for an annual membership. However, the cost also includes ride charges of up to $4 for 60 minutes, $13 for 90 minutes, $25 for 120 minutes and $13 for each additional 30 minutes over two hours.

Be visible

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What happens if I go over the limit? People who hold onto their bikes too long get charged an incremental fee the longer the bikes are out of the system. This is designed to prevent theft of the bicycles more than anything. If you’re nearing the end of your time and the closest dock is full, there is an option to gain an additional courtesy time to find another dock.

How will I know if there are bikes or empty docks nearby? Each kiosk will have its own map. In addition, CitiBike will also releases a smart phone app called SpotCycle, which will provide real-time bike and dock availability.

The Hamptons AreTh Always e Hamptons in Season

Are Always in Season

Visit year-round at

Visit year-round at

What’s to stop someone from stealing a bike? Users are supposed to leave their bikes at the docking stations when they’re finished. If they try to bring the bikes home, they’ll soon face a rather large credit card bill. The bike parts have no resale value, and each bike is equipped with a GPS. May  24,  2012  •   W EST SI D E SP I RI T • 49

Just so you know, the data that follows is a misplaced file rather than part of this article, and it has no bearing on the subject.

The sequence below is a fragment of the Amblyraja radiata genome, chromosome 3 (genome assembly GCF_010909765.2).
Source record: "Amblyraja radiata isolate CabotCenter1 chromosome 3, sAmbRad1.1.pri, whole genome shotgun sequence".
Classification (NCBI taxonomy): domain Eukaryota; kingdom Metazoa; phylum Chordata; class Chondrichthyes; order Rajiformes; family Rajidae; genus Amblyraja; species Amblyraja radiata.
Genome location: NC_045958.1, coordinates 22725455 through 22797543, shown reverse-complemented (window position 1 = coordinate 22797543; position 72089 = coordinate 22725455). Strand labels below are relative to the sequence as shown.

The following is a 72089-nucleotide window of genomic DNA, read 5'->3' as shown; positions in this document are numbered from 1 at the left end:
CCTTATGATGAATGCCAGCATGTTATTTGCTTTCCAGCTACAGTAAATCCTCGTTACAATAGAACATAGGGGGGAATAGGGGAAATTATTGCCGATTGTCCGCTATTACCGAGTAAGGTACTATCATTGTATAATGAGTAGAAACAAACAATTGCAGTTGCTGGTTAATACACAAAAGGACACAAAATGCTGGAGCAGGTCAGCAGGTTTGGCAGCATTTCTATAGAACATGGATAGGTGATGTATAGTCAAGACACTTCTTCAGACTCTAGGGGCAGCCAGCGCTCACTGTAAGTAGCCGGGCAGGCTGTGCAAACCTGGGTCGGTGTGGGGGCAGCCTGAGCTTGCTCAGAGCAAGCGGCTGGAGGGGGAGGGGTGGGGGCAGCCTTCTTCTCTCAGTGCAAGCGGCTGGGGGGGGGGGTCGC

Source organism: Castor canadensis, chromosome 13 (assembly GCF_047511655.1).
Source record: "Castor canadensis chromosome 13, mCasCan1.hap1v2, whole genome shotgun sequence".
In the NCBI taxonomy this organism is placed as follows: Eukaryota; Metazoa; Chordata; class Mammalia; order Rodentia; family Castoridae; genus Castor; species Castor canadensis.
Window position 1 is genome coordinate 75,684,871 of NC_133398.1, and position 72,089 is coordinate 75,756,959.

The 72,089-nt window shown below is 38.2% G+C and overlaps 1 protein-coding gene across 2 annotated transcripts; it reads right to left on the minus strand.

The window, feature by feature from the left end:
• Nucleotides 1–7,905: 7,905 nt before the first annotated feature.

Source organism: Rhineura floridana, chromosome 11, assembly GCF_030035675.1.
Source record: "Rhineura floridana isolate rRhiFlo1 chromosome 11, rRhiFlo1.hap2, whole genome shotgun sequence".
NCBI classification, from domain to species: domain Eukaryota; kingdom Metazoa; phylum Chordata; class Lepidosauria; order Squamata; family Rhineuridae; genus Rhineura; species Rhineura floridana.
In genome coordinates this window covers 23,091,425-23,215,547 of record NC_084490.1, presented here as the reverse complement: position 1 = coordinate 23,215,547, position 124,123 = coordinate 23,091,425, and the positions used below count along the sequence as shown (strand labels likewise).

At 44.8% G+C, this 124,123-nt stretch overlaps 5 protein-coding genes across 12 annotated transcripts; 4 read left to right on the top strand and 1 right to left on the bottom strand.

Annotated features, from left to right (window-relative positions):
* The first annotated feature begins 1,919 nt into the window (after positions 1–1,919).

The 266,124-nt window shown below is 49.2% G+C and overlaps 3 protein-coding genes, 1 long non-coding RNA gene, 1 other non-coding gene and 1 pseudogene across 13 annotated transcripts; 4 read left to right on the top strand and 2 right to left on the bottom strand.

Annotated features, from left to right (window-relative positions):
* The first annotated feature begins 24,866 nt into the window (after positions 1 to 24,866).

Natural Living Show

A biker takes a break from peddling in Riverside Park.

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Gates open @ 10am Photo by Andrew Schwartz

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Pedal to the Pavement The best cycling spots around Manhattan and beyond By Andrew Rice To most New Yorkers, Manhattan-based cyclists seemed to be faced with their own unique set of obstacles: screeching cabs, distracted pedestrians, drivers unexpectedly opening their car doors in the bike lane during rush hour. The island, however, is also home to some of the best cycling routes in the city, which offer some much needed respite for city-dwellers on two wheels.